"It was buying the estate that got me into serious business that forced me to learn skills that I didn't have.

"The single most important thing to me was the learning experience that went with it, rather than the fun and games. You don't have to own a Scottish estate to feel the wind and rain in your face. You just need to drive up there and get out of your car. It doesn't belong to any one land owner, it is a gift from elsewhere."

Anderson switches effortlessly to his third love (after family and music), the Ian Anderson Group, which is currently building a new smokehouse in Granton-on-Spey and expanding its Inverness operation.

His success in a highly fragile business is down to the fact that he recognised the importance of economics of scale in making salmon farming and processing work. Since his debut in the business, dozens of small fish farmers have gone bankrupt or been swallowed by big multi-national companies which dominate the industry in Scotland, and worldwide. Of course, he also had his personal wealth behind him.

He expects his medium-sized family business — he and his wife are the shareholders — to grow again in the near future, with the possible acquisition of another food-based company based in the Highlands. He suggests that with a £12 million turnover in fish, it may make business sense to try another product.

And he plans to keep an eye on the operation by buying a house in the Inverness area, to replace Kilmarie. Sometime in the future he foresees a market flotation of the company.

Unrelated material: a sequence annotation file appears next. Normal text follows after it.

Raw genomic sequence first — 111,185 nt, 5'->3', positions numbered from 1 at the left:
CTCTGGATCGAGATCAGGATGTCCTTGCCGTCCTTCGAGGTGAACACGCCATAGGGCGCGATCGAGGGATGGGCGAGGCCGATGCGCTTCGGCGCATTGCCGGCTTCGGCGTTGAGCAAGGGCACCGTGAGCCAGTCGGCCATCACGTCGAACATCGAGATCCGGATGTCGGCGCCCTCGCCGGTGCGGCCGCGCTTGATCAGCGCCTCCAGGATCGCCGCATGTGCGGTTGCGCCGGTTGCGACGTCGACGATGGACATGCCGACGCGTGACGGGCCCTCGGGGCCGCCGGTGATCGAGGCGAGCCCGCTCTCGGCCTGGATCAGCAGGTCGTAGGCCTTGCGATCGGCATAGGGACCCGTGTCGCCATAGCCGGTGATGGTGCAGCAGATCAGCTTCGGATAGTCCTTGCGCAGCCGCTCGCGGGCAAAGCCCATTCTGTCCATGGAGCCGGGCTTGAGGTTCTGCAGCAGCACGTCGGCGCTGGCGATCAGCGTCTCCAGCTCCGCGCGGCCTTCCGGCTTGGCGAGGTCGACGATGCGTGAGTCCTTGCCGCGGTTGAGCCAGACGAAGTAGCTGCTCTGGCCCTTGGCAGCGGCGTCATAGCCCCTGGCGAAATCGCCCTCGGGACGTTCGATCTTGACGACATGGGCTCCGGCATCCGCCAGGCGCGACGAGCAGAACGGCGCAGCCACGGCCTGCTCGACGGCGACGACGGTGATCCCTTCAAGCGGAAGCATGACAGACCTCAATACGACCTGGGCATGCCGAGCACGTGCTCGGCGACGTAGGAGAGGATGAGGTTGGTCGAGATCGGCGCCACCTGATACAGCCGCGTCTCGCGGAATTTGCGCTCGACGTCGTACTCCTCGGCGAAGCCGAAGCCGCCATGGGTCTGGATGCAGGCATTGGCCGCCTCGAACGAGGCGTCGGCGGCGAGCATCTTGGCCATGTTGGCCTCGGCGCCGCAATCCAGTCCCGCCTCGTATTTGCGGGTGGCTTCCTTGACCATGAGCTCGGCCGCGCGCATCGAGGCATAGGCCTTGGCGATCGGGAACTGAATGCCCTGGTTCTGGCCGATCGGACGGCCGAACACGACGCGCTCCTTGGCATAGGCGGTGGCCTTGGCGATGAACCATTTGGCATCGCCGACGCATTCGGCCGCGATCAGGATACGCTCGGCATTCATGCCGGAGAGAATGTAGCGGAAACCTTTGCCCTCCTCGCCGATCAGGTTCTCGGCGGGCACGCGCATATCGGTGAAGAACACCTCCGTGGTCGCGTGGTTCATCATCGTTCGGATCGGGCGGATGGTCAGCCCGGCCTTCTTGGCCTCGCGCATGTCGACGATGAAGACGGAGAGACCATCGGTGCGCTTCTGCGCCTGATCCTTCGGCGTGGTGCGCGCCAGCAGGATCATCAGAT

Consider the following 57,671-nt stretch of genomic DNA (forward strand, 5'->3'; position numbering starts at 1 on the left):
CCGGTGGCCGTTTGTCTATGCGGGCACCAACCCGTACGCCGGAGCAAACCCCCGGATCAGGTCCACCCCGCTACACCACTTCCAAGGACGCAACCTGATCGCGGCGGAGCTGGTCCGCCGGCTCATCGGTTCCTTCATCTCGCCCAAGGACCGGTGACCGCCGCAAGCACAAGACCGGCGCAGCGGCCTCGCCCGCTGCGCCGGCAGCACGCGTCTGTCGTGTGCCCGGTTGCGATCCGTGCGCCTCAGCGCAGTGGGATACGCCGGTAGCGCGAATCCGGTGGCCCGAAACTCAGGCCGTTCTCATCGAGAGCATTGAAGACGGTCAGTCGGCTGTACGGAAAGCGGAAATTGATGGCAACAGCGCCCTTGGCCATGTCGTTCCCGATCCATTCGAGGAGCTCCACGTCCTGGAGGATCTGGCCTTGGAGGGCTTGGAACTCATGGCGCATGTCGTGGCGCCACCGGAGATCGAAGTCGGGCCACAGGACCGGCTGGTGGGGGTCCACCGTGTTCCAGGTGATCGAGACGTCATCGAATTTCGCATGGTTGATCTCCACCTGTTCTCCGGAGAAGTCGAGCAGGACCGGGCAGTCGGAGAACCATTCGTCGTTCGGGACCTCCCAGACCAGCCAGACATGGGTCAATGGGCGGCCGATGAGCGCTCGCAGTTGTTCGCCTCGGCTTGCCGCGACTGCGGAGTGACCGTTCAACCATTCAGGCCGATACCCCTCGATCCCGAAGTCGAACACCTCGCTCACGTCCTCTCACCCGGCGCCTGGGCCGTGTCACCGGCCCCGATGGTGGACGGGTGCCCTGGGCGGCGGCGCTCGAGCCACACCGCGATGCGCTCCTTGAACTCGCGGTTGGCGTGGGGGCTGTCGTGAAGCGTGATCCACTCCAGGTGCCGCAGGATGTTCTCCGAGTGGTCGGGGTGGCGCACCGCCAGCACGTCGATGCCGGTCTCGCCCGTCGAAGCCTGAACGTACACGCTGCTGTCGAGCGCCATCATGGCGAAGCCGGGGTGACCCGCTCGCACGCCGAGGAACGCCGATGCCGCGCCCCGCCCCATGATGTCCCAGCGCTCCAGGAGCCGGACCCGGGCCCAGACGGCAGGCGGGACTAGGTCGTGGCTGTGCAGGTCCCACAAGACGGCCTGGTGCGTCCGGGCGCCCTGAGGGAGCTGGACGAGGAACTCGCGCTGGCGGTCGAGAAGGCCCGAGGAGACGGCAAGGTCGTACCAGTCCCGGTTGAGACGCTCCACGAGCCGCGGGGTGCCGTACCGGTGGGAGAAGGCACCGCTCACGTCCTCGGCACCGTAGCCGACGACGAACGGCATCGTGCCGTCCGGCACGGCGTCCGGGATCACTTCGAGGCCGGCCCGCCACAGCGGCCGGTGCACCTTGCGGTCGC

Undoubtedly, the 'real business' will sustain him beyond his rocking career, but he is now confident that he can perform for ten years more.

"There are limits because of the physical realities of the sort of music I play, and the way in which I play it. It is a bit like asking Nigel Mansell to be driving a racing car on another ten years' time. He probably will be, but it is unlikely to be in Formula One.

"You either manage to change the way you do what you do, and still retain your independence, or you stop. It is easier for people like Eric Clapton, or David Gilmour from Pink Floyd, great musicians, but they are not expected to put a great deal of physical effort into their performance. Whereas Tina Turner and Mick Jagger are, and Michael Jackson is. I am somewhere between the two groups."

In a rare quieter period he is presently recording an album for flute and orchestra, under EMI's classical division, which will be released in the spring, followed by a classical tour. Later next year, Jethro Tull sets off on another marathon tour through Europe, the UK and America.

What is the secret of the Jethro Tull success? Without changing gear Anderson explains.

"A lot of the bands that have been around for a long time established themselves at a point when rock music was inventing itself from a number of quite varied influences. It appears that most successful rock music has continued reinventing itself from within the genre."

His own favourite Tull album is Aqualung, including the hit single 'Living In The Past' [sic], which was released in 1971 and was the bands most successful production in financial terms.

Nearing his London studio, Anderson is happily steered back to the subject of Strathaird — "a very sensitive place" — to reflect that he never had a hard time as a landowner either from the local residents, or from the media.

"I have had a very easy ride, not because of anything I did, but because of the things I didn't do."

The same tactic may help to explain his phenomenally successful music career, his remarkable salmon business and the fact that the media is still being kind to him.

"Anyway. That's your lot," he declares. "You'll have to make do with that, for now."